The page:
“You can also look at global cyber breaches, such as SolarWinds, where an attack on one rapidly became a breach of global proportions. Or consider the Suez Canal crisis, which demonstrated the enormous global impact of a single ship stoppage. When one of these activities occurs we need the ability to understand how it affects our supply chains and what to do, in real time. The future of the supply chain is true operational resilience. That means pre-planning for disruptions so that when the unexpected happens, you already know how to respond. The companies that understand and act on this intelligence will be at an advantage.”
Bridging the gap
Jennifer Bisceglie, founder and CEO of Interos, which recently gained ‘unicorn’ status following its Series C funding round, outlines the importance of diverse leadership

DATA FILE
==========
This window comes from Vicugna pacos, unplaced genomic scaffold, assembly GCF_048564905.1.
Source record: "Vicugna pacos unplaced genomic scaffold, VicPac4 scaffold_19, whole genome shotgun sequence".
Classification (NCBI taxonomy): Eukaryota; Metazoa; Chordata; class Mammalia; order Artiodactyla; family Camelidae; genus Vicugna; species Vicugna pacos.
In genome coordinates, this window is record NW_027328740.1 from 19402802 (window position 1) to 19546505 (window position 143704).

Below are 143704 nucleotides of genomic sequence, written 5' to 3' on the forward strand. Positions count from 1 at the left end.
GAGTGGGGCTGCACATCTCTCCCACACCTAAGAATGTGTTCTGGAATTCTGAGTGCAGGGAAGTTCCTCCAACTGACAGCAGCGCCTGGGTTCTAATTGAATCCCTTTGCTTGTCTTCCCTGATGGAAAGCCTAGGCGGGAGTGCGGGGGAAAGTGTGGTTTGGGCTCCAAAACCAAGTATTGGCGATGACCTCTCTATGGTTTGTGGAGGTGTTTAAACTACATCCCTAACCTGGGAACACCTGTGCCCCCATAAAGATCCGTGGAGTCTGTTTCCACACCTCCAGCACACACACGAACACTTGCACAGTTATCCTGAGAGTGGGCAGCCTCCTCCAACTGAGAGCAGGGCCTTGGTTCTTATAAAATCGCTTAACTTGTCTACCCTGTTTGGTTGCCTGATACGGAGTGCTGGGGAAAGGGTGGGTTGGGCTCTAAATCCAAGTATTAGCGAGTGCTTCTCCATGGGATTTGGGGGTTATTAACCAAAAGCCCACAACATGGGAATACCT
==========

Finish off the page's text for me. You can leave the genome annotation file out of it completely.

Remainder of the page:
Your company has thrived during a period of inability. What advice do you have for other leaders still working through hard times?
Our success is based on focus. The company is 17 years old. Like any startup, we’ve overcome challenges to get to where we are. We’ve always stayed singularly focused on solving the problem of transparency in the supply chain to help organisations pre-solve problems and create more value from their relationships. Some entrepreneurs suffer from ‘shiny penny syndrome’, where you’re constantly distracted by new ways to grow revenue.
My advice is to maintain focus and have the fortitude to understand you’re on the right path and solving a real problem. When I graduated college, I was introduced to the nexus of technology and supply chain, and I identified a clear gap. Everyone was focused on technology within the supply chain and within the company but not between businesses themselves. Those relationships have important implications for who can ultimately access your products or services. We never lost sight of that gap.